Every day you hear more or read the word Bitcoin and don’t know what it’s about, what a kryptonet is, what it’s for, why it’s so popular, or you just have no idea how to use it. You’re not the first person to get it, and you won’t be the last.
For many, talking or learning about using Bitcoin is a headache, as they imagine it’s a complicated or unsafe system. Neither is true. On the contrary, even though it seems difficult, you have to learn a couple of things to start making transfers, and it’s usually a secure payment mechanism.
Before explaining in detail how Bitcoin works, the first thing is to talk about its meaning, and basic concepts.
Bitcoin is a currency and a digital system. Its abbreviation is BTC, and it’s important to note that while the platform as such is written with a capital B, the word “bitcoin” all lower case refers to the units of this currency.
As a currency, Bitcoin can be used for what any other currency works for, buying, selling, etc. But unlike traditional ones, it doesn’t depend on a central bank or any government entity to back it up, much less issue it.
It works entirely under a digital platform created by Satoshi Nakamoto, and before you go to Google to find out who he is, we save you those minutes. Although there has been much speculation about his identity, and several people have claimed to be the creator of Bitcoin, no one knows for sure the real person behind this crypto currency.
So, simply to talk about Satoshi Nakamoto is how the pseudonym of aperson or a group of people, who in October 2008 published a “white paper”, officially known as a whitepaper, about an electronic point-to-point cash system in an internet forum, and months later, in January 2009, launched the first software.
That’s how Bitcoin doesn’t belong to any government or country, and because its inventor is anonymous and established it as a free license system, it’s also not owned by any private company or individual. How do you keep it running? Well, the users themselves do it.
It is digital
Unlike the dollar, the yen, the euro or any regional currency, Bitcoin does not physically exist. It’s exclusively digital, and works through blockchain. Thanks to its efficient mechanism of verification or consensus among those involved in a transaction, it cannot be spent more than once.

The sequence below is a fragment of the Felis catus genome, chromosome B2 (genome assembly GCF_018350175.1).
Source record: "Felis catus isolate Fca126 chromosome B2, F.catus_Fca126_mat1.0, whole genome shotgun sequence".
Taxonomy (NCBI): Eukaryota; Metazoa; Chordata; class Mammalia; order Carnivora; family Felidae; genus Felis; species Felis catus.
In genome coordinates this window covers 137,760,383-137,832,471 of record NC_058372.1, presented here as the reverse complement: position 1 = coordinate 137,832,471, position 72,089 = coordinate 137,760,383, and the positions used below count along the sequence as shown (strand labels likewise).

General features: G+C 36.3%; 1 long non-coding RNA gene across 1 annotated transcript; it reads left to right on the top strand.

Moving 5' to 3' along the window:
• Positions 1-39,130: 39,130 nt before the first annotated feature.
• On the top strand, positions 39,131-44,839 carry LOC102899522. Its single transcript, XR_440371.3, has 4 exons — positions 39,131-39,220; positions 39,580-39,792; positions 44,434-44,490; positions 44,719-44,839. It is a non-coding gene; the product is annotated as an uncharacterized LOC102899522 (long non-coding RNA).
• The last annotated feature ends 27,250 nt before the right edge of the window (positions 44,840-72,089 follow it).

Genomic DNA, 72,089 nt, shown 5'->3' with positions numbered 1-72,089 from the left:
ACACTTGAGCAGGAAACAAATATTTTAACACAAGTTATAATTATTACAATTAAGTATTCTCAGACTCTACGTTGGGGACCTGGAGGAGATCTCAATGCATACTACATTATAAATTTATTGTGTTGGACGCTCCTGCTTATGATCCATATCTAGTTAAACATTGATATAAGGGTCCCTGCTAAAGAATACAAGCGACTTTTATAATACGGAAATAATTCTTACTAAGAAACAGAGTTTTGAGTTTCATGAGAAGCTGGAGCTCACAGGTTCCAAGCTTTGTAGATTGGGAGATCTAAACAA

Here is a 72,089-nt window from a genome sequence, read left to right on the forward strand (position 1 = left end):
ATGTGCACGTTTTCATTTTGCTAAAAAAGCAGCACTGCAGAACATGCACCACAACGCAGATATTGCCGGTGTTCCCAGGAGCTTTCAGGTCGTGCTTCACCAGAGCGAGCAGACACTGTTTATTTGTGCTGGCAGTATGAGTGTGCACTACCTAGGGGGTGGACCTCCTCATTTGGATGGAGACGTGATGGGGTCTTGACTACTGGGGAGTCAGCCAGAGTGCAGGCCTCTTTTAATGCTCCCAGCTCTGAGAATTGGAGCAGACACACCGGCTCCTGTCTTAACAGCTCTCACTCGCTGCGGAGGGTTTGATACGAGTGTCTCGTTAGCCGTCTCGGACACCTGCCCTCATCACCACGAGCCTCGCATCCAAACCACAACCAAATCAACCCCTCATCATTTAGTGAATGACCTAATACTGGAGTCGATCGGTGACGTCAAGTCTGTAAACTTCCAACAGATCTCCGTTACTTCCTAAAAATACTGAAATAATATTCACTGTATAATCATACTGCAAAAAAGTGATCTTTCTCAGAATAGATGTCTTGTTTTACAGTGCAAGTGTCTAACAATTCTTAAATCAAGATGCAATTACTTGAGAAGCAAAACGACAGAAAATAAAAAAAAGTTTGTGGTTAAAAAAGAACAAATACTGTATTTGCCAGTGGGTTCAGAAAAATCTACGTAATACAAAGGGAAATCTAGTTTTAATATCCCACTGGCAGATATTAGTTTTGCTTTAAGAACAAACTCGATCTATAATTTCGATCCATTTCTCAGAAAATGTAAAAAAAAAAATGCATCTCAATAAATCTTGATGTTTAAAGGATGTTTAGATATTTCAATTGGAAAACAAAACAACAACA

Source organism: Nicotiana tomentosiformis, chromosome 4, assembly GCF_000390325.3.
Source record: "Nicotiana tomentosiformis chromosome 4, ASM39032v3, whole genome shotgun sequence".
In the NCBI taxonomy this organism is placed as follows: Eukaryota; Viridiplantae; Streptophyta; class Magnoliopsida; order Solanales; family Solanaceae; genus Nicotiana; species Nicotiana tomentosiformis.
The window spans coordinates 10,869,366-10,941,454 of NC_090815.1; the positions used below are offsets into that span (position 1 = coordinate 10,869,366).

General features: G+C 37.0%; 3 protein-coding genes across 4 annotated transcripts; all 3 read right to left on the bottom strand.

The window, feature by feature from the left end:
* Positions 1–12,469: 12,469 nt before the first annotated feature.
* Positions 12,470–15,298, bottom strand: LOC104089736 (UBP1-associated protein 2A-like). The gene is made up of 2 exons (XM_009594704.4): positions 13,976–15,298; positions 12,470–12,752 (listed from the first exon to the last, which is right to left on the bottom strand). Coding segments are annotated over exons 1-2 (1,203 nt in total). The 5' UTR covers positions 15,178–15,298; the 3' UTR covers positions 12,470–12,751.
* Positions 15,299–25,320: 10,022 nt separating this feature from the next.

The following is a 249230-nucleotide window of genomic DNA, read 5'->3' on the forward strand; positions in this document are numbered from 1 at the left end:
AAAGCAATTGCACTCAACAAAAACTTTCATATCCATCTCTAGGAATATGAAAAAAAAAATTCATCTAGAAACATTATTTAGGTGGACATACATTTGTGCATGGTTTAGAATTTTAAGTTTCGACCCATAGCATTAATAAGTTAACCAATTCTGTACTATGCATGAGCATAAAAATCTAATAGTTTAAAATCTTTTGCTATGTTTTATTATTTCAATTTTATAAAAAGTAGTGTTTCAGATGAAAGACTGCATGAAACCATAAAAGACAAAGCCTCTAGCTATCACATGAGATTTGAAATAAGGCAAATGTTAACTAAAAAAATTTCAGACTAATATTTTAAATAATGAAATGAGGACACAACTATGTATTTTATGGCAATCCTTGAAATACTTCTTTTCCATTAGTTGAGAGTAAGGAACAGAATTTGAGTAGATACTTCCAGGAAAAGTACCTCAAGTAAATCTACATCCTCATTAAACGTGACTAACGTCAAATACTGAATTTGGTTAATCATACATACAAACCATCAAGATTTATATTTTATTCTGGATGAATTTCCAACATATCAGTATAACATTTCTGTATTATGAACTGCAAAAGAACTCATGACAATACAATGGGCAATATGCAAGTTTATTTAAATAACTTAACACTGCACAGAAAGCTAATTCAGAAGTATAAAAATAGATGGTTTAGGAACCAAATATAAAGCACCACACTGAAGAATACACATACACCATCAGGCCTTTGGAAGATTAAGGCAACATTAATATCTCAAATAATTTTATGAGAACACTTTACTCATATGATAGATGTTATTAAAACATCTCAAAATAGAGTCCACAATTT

Each bitcoin, total or portion, is unique. Each transaction goes to a public record in the blockchain, which functions as a digital accounting “book”, where anyone can verify that the funds really exist and if they moved from one direction to another.
Users can manage their bitcoin in digital purses. These work by means of a public key (which would be the equivalent of a bank account number), and a private key (which would be the password).
Thanks to these, financial transfers can be made from anywhere in the world at any time. It is also possible to exchange it for a local currency, thanks to LocalBitcoins or other exchange houses that exist in many countries.
Best of all, users will not be limited by the control usually established by traditional banks, which sometimes freeze accounts, nor will they be affected by the excessive commissions they usually apply. Bitcoin, however, was created to charge a small or no commission.
How Bitcoin works
After you have been properly informed, the first thing to do is to select a wallet, also known as a purse, wallet or wallet, through which you will be able to manage your funds. It should be clarified, however, that this is not where the money is stored.
The coins are registered in the blockchains. The wallets have the function of handling the public and private keys that are used to carry out transactions, either sending or receiving.
These wallets are divided into three categories. The hardware ones, which save the private key in a separate system outside the Internet (such as Ledger or Trezor); the software ones, which can be installed in a computer or mobile device, where the password is saved and encrypted (such as Electrum, Bitpay, Green or Coinomi); and the websites (such as Bitgo and Blockchain).
New users are advised to make use of software, which in addition to providing complete security, are usually free.